COLORADO SPRINGS, Colo. — In the convenience retailing world, brick-and-mortar stores are the ideal way to build a business and brand. A permanent location provides products and services, and everyone knows where the store is all the time.
But real estate and construction are expensive propositions, especially when seeking permanent locations that offer high traffic and the right demographics.
So how else can a retailer further its potential without the high cost of another brick-and-mortar site? How can it grow sales and attract more people to its brand without increasing advertising airtime or leasing more billboard space? The answer: a food truck.
The old “roach coach” stereotype of food trucks has been replaced with credible menus and service that draw large crowds. For example, I have owned Chef Bob’s Lobstah Trap food truck in Colorado Springs, Colo., since 2017. It specializes in authentic New England recipes using lobster from Maine and Nova Scotia. Our sales have increased every year, and in 2019 we saw a 33% increase.
There are two main areas in which a food truck can help a brand. First, it will allow a retailer to take its brand where the action is: school events, sporting events, church events, business campuses, factories, warehouses, festivals, flea markets and other places that attract people. Having a presence at these events gets people to look at a retail brand in another way.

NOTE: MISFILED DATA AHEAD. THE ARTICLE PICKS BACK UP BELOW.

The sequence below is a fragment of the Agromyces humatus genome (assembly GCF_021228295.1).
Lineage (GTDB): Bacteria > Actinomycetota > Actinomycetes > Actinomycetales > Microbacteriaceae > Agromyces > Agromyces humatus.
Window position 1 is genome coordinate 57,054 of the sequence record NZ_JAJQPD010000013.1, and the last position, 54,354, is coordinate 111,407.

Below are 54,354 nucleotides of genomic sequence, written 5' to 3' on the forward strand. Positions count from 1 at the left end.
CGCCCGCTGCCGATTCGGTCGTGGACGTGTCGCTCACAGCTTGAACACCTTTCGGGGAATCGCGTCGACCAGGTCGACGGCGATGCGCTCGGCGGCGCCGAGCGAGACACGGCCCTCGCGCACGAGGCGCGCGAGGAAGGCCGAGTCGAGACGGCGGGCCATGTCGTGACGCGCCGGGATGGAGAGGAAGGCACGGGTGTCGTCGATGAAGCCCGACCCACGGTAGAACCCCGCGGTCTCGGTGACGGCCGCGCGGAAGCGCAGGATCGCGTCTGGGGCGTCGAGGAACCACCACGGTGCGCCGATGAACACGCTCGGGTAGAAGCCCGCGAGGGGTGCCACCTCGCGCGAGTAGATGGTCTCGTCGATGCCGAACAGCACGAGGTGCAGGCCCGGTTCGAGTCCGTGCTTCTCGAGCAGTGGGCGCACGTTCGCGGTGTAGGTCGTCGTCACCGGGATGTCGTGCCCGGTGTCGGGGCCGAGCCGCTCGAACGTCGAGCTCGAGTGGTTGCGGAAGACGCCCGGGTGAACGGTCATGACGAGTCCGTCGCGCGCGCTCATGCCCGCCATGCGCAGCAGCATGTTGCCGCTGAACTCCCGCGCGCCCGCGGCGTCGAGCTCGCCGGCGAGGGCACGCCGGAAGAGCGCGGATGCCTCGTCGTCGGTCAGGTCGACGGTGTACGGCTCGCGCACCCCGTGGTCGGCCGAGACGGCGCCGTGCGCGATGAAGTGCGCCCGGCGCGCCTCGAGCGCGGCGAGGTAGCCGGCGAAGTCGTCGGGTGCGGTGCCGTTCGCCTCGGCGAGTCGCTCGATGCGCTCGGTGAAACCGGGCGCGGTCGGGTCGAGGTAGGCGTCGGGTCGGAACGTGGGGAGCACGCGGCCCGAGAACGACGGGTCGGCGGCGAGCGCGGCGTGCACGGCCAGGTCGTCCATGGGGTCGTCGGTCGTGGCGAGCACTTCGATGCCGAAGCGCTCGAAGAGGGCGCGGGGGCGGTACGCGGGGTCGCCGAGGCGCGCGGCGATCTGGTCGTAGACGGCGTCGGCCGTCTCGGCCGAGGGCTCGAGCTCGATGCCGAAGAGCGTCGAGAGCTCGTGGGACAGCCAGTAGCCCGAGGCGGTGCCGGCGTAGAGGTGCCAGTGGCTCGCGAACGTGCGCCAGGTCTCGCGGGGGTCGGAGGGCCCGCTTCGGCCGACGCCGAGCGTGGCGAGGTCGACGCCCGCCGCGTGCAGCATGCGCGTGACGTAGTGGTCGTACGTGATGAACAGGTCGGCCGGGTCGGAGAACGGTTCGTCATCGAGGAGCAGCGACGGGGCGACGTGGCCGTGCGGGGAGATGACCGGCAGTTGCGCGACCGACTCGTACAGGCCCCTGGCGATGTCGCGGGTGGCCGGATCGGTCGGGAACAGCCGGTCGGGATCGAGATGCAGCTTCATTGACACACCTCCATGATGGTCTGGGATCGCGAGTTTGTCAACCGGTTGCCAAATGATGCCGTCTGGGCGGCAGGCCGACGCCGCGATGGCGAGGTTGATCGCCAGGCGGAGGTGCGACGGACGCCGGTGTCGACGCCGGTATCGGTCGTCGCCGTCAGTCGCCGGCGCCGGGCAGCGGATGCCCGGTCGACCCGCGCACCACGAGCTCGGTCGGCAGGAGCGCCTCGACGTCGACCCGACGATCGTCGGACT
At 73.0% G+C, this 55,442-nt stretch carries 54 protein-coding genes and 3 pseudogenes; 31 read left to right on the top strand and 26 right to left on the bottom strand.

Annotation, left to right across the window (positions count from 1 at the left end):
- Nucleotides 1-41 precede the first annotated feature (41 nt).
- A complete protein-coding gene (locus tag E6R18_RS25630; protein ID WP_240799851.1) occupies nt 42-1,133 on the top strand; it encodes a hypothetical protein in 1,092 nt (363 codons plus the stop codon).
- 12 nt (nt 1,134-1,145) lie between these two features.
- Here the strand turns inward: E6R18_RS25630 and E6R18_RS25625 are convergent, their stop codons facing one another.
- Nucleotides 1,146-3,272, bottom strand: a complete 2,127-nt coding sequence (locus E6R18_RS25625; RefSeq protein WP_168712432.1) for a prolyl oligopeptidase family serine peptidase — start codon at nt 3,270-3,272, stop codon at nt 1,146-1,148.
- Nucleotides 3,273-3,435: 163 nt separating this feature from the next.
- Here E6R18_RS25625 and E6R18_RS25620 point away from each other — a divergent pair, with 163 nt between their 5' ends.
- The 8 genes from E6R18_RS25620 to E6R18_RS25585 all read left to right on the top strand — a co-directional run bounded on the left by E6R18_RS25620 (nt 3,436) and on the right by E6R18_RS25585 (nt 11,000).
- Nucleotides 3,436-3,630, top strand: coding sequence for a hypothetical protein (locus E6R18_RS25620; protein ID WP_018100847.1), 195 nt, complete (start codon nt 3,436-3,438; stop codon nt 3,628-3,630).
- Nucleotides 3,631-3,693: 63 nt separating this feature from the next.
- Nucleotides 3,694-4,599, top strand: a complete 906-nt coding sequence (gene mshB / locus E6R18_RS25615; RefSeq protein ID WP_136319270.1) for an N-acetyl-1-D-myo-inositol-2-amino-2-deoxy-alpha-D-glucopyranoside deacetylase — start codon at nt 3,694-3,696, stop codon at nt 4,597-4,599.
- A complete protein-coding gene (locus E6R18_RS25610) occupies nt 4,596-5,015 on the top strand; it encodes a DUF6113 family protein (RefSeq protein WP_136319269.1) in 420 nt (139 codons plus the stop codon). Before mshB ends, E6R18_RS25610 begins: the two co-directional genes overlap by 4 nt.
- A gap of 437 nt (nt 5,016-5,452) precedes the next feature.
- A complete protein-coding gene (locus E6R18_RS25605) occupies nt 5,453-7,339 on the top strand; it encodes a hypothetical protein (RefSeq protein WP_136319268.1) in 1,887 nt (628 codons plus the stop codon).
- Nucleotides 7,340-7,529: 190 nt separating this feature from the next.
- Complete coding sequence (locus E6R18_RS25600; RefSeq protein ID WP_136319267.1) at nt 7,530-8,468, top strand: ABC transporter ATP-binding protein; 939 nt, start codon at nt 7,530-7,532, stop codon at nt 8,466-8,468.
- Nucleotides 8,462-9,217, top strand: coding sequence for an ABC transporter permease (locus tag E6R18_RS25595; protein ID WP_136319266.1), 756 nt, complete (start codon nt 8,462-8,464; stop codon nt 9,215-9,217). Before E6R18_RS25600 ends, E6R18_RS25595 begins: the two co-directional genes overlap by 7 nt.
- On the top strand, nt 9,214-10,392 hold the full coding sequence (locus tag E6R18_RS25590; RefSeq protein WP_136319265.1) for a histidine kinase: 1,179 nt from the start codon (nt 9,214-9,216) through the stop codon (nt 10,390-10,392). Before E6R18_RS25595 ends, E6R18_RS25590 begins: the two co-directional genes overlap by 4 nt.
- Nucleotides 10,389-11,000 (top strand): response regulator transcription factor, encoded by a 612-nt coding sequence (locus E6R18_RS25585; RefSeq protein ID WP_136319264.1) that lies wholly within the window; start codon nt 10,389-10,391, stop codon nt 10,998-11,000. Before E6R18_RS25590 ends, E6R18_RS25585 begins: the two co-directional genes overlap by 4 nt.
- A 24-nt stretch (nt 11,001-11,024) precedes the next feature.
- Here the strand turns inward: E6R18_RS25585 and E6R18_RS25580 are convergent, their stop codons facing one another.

Second, for those who already patronize brick-and-mortar sites, the food truck will offer something familiar in a completely different situation and increase allegiance to the brand. A retailer’s regulars are its best advertising. Those who are too busy to stop in or don’t frequent c-stores can now see the operation and perhaps as a result become a regular at the brick-and-mortar store. They won’t lose time stopping in just to check it out; they can stop by the food truck while they’re at an event.
Sometimes all people need is that one visit to make them feel comfortable.
The other way a food truck can help extend a business is to set up the truck at the store while it’s undergoing renovations or during construction.
Let’s face it: When a store closes for renovation, even for only a few weeks, it gives people the opportunity to check out the competition, and that may result in lost sales down the road if they find something else they like. Having a food truck on the lot will keep people coming and reduce the risk of losing business to someone else. And sometimes people will stop just out of curiosity, giving the retailer an opportunity to start a relationship with a new customer.
Meanwhile, a food truck will allow team members to continue fostering their current relationships with customers and even give them something new to talk about. Everyone has a favorite customer or employee, so this is a way to keep that important relationship going.
Of course, the store brand can be emblazoned on the truck so people will know whom it belongs to. The food truck can be outfitted to serve almost any foodservice item offered in the store, depending on the size of the vehicle. Coffee, hot and cold sandwiches, doughnuts, snacks and soft drinks can be easily prepared, served and merchandised.
A retailer can also sell cigarettes and other items that drive people to the brick-and-mortar location.
Incorporating a food truck into a current, traditional marketing strategy and budget could greatly grow a retailer’s reach and extend its brand and business. In coming months, I’ll write about how to get started with a food truck and make the most of the effort. It’s time to step out of the box.
Bob Derian is president of Chefbobco LLC. Reach him at email@example.com.